Sunday Quiz – Who’s That Bird?

Dear Readers, I have long been a fan of the Crossley ID Guide to the Birds of Britain and Ireland, and, with the RSPB Big Garden Birdwatch coming up next weekend I thought I would invite you to try your hand at identifying the bird from the description in the guide. I find that this book, co-authored by Richard Crossley and Dominic Couzens, has a gift for summing up a bird in just a sentence, so this week what I’d like you to have a bash at is simply matching the photo of the bird to the description, with a bonus point for identifying the species. All the birds are ones that you might, if you’re lucky, see in your garden.

As usual, you have until 5 p.m. UK time on Friday (28th January) to put your answers in the comments. I will disappear them as soon as I see them, but write your answers down first if you’re easily influenced (like me). I will post the answers next Saturday (29th January).

So, if you think that description 1) relates to the bird in Photo A, and that the bird featured is a flamingo, your answer is 1) A) Flamingo (though I think that a visit to Spec Savers might be a good idea).

Onwards!

Descriptions

  1. Compensates for size by noisy and overwrought personality. Unexpectedly loud song explodes from near ground level, a hurried jumble of sweet liquid notes, including a jarring trill mid-phrase, overall like excitable commentator enthusing over finish of race.
  2. Has a red-hot sex life in which both males and females may hold multiple mates, with fractious consequences.
  3. Parents feed large broods (average 10+) for 2 weeks, making 1000 visits a day carrying caterpillars.
  4. Cheerful chiming song, a much varying repetition of two notes TEEcher, TEEcher, can be heard everywhere from late Dec until May.
  5. Very common mite of woodland and scrub, now increasingly visiting gardens, where it feeds from hanging feeders. Bands of 5-10 relatives spend autumn and winter patrolling large territory, where individuals feed in branches for just a few moments before moving on to the next tree, one after another, always restlessly passing through.
  6. Forages on lawns or fields for worms, standing still for a few moments, then making scampering runs forward to grab prey, or stand watchful again: may also make 2-footed hops forward.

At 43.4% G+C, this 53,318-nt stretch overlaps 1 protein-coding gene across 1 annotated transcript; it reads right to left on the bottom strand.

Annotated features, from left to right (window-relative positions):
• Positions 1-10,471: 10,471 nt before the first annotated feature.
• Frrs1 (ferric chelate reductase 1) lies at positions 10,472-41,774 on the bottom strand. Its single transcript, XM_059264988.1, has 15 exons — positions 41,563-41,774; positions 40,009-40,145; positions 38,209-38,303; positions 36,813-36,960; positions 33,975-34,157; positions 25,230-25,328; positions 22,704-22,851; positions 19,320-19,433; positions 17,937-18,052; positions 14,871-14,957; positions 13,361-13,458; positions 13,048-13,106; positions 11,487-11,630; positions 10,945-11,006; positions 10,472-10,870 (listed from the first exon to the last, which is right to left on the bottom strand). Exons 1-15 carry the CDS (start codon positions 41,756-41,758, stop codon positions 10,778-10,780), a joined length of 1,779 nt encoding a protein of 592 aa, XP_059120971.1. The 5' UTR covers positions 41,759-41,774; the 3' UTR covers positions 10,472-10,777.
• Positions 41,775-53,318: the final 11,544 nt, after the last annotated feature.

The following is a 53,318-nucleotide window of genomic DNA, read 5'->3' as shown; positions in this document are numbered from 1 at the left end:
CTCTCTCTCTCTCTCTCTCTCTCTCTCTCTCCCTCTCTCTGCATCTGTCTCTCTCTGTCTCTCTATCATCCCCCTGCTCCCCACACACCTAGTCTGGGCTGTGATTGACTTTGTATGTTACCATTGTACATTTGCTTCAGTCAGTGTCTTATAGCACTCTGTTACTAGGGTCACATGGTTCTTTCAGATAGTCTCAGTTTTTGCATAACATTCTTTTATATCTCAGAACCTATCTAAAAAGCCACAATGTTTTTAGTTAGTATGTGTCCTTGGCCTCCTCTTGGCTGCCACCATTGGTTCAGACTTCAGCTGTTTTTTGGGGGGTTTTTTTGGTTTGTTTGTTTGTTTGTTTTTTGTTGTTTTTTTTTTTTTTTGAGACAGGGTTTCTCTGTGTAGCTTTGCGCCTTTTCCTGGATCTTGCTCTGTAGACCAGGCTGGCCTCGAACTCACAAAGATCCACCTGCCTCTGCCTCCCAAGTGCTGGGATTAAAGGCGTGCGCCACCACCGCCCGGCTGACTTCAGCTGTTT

7. Makes monotonous 3-note cooing in rhythm of football chant U-NIII-ted; also calls after alighting, a curious mewing with tone of party trumpet.
  8. Flight display in straight line: bird rises with wing flaps, stalls as if shot, glides down. When landing, raises tail and slowly drops it.
  9. Astonishingly aggressive: spats routine, killing regular.
  10. Usually seen adorning thistle-heads, where it can perch horizontal, hold onto the side or hang upside down, often fluttering its wings for balance.

Birds

Photo One Ken Billington, CC BY-SA 3.0 <https://creativecommons.org/licenses/by-sa/3.0>, via Wikimedia Commons

A)

Photo Two by Andreas Trepte, CC BY-SA 2.5 <https://creativecommons.org/licenses/by-sa/2.5>, via Wikimedia Commons

B)

Photo Three Henk Monster, CC BY 3.0 <https://creativecommons.org/licenses/by/3.0>, via Wikimedia Commons

C)

Photo Four by Alpsdake1, CC BY-SA 3.0 <https://creativecommons.org/licenses/by-sa/3.0>, via Wikimedia Commons

D)

Photo Five by © Francis C. Franklin / CC-BY-SA-3.0, CC BY-SA 3.0 <https://creativecommons.org/licenses/by-sa/3.0>, via Wikimedia Commons

E)

Photo Six by © Francis C. Franklin / CC-BY-SA-3.0, CC BY-SA 3.0 <https://creativecommons.org/licenses/by-sa/3.0>, via Wikimedia Commons

F)

Photo Seven by Charles J. Sharp, CC BY-SA 4.0 <https://creativecommons.org/licenses/by-sa/4.0>, via Wikimedia Commons

G)

Photo Eight by Keven Law, CC BY-SA 2.0 <https://creativecommons.org/licenses/by-sa/2.0>, via Wikimedia Commons

H)

Photo Nine by By Charles J. Sharp - Own work, from Sharp Photography, sharpphotography.co.uk, CC BY-SA 4.0, https://commons.wikimedia.org/w/index.php?curid=104326588

I)

Photo Ten by Trish Steel, CC BY-SA 2.0 <https://creativecommons.org/licenses/by-sa/2.0>, via Wikimedia Commons

J)

4 thoughts on “Sunday Quiz – Who’s That Bird?

  1. Rosalind Atkins

    Well, Mark and I had some fun with this one! There was much: “Oh, that describes a … “ followed by: “No, THAT’s the … “ and retrieving of long-forgotten words and facts, probably entirely out of context. We hope to have given you a laugh at least ;0

    1) D Wren
    2) I Sparrow
    3) F Blue Tit
    4) G Collared Dove
    5) C Long-Tailed Tit
    6) B Blackbird
    7) J Wood pigeon
    8) E Goldfinch
    9) H Robin
    10) A Great Tit

    Reply
    1. Bug Woman Post author

      Oh I missed seeing this when I did the answers Rosalind, so sorry! You got 6 out of ten too, plus extra marks for getting (most of) the birds right.

      Reply

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